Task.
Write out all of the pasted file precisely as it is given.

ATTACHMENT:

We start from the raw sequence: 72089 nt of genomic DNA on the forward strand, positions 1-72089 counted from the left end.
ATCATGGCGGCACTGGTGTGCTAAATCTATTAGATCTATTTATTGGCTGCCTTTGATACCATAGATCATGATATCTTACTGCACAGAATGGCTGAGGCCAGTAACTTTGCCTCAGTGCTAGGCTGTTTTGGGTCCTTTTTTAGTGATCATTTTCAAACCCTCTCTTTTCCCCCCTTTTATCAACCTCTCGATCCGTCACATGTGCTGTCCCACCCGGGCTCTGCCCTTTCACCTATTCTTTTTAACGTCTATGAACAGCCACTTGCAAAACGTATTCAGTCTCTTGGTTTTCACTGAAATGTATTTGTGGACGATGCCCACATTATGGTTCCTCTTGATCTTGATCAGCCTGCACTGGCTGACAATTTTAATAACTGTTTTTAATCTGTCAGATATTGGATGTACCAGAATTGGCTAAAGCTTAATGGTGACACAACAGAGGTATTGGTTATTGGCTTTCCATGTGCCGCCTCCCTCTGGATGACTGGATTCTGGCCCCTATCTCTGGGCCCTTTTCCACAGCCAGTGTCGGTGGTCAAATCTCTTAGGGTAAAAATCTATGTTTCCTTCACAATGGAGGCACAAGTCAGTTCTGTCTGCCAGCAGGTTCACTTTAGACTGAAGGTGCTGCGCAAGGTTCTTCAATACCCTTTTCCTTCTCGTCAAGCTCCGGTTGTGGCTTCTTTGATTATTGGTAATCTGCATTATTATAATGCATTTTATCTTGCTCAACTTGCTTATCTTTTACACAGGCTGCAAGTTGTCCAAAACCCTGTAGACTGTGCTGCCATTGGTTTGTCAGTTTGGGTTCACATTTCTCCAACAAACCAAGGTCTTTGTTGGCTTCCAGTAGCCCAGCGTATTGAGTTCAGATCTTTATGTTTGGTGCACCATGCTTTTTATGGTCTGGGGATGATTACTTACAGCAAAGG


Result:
We start from the raw sequence: 72089 nt of genomic DNA on the forward strand, positions 1-72089 counted from the left end.
ATCATGGCGGCACTGGTGTGCTAAATCTATTAGATCTATTTATTGGCTGCCTTTGATACCATAGATCATGATATCTTACTGCACAGAATGGCTGAGGCCAGTAACTTTGCCTCAGTGCTAGGCTGTTTTGGGTCCTTTTTTAGTGATCATTTTCAAACCCTCTCTTTTCCCCCCTTTTATCAACCTCTCGATCCGTCACATGTGCTGTCCCACCCGGGCTCTGCCCTTTCACCTATTCTTTTTAACGTCTATGAACAGCCACTTGCAAAACGTATTCAGTCTCTTGGTTTTCACTGAAATGTATTTGTGGACGATGCCCACATTATGGTTCCTCTTGATCTTGATCAGCCTGCACTGGCTGACAATTTTAATAACTGTTTTTAATCTGTCAGATATTGGATGTACCAGAATTGGCTAAAGCTTAATGGTGACACAACAGAGGTATTGGTTATTGGCTTTCCATGTGCCGCCTCCCTCTGGATGACTGGATTCTGGCCCCTATCTCTGGGCCCTTTTCCACAGCCAGTGTCGGTGGTCAAATCTCTTAGGGTAAAAATCTATGTTTCCTTCACAATGGAGGCACAAGTCAGTTCTGTCTGCCAGCAGGTTCACTTTAGACTGAAGGTGCTGCGCAAGGTTCTTCAATACCCTTTTCCTTCTCGTCAAGCTCCGGTTGTGGCTTCTTTGATTATTGGTAATCTGCATTATTATAATGCATTTTATCTTGCTCAACTTGCTTATCTTTTACACAGGCTGCAAGTTGTCCAAAACCCTGTAGACTGTGCTGCCATTGGTTTGTCAGTTTGGGTTCACATTTCTCCAACAAACCAAGGTCTTTGTTGGCTTCCAGTAGCCCAGCGTATTGAGTTCAGATCTTTATGTTTGGTGCACCATGCTTTTTATGGTCTGGGGATGATTACTTACAGCAAAGG